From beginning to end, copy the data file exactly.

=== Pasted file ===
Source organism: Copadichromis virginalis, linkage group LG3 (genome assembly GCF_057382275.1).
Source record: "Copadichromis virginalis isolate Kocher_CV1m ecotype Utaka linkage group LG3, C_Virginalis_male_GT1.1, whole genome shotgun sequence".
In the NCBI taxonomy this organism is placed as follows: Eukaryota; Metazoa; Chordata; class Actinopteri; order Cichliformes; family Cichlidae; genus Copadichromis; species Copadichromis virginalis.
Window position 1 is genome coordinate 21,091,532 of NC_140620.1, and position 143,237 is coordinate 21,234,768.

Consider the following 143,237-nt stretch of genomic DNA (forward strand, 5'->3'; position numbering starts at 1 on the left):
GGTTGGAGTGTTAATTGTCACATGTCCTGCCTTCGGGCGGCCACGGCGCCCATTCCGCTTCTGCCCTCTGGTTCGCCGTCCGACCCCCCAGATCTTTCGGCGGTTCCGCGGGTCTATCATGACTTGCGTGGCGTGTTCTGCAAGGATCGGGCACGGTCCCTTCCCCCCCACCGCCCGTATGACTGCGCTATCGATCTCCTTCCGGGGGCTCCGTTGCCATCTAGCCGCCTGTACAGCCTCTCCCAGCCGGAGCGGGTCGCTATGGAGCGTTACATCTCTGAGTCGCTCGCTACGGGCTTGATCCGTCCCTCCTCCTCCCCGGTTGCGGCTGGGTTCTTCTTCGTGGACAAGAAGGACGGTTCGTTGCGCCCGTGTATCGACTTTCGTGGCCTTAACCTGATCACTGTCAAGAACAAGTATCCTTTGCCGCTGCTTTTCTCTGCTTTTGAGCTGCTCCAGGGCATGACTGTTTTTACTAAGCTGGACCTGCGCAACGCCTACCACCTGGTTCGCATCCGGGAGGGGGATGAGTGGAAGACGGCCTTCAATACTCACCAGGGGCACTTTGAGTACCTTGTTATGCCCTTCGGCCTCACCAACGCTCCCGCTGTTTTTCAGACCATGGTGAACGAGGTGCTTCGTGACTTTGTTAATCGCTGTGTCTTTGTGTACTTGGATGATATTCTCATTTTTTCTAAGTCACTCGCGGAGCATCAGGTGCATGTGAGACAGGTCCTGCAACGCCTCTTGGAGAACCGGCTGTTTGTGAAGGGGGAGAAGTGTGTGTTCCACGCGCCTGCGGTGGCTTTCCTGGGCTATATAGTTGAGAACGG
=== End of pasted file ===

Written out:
Source organism: Copadichromis virginalis, linkage group LG3 (genome assembly GCF_057382275.1).
Source record: "Copadichromis virginalis isolate Kocher_CV1m ecotype Utaka linkage group LG3, C_Virginalis_male_GT1.1, whole genome shotgun sequence".
In the NCBI taxonomy this organism is placed as follows: Eukaryota; Metazoa; Chordata; class Actinopteri; order Cichliformes; family Cichlidae; genus Copadichromis; species Copadichromis virginalis.
Window position 1 is genome coordinate 21,091,532 of NC_140620.1, and position 143,237 is coordinate 21,234,768.

Consider the following 143,237-nt stretch of genomic DNA (forward strand, 5'->3'; position numbering starts at 1 on the left):
GGTTGGAGTGTTAATTGTCACATGTCCTGCCTTCGGGCGGCCACGGCGCCCATTCCGCTTCTGCCCTCTGGTTCGCCGTCCGACCCCCCAGATCTTTCGGCGGTTCCGCGGGTCTATCATGACTTGCGTGGCGTGTTCTGCAAGGATCGGGCACGGTCCCTTCCCCCCCACCGCCCGTATGACTGCGCTATCGATCTCCTTCCGGGGGCTCCGTTGCCATCTAGCCGCCTGTACAGCCTCTCCCAGCCGGAGCGGGTCGCTATGGAGCGTTACATCTCTGAGTCGCTCGCTACGGGCTTGATCCGTCCCTCCTCCTCCCCGGTTGCGGCTGGGTTCTTCTTCGTGGACAAGAAGGACGGTTCGTTGCGCCCGTGTATCGACTTTCGTGGCCTTAACCTGATCACTGTCAAGAACAAGTATCCTTTGCCGCTGCTTTTCTCTGCTTTTGAGCTGCTCCAGGGCATGACTGTTTTTACTAAGCTGGACCTGCGCAACGCCTACCACCTGGTTCGCATCCGGGAGGGGGATGAGTGGAAGACGGCCTTCAATACTCACCAGGGGCACTTTGAGTACCTTGTTATGCCCTTCGGCCTCACCAACGCTCCCGCTGTTTTTCAGACCATGGTGAACGAGGTGCTTCGTGACTTTGTTAATCGCTGTGTCTTTGTGTACTTGGATGATATTCTCATTTTTTCTAAGTCACTCGCGGAGCATCAGGTGCATGTGAGACAGGTCCTGCAACGCCTCTTGGAGAACCGGCTGTTTGTGAAGGGGGAGAAGTGTGTGTTCCACGCGCCTGCGGTGGCTTTCCTGGGCTATATAGTTGAGAACGG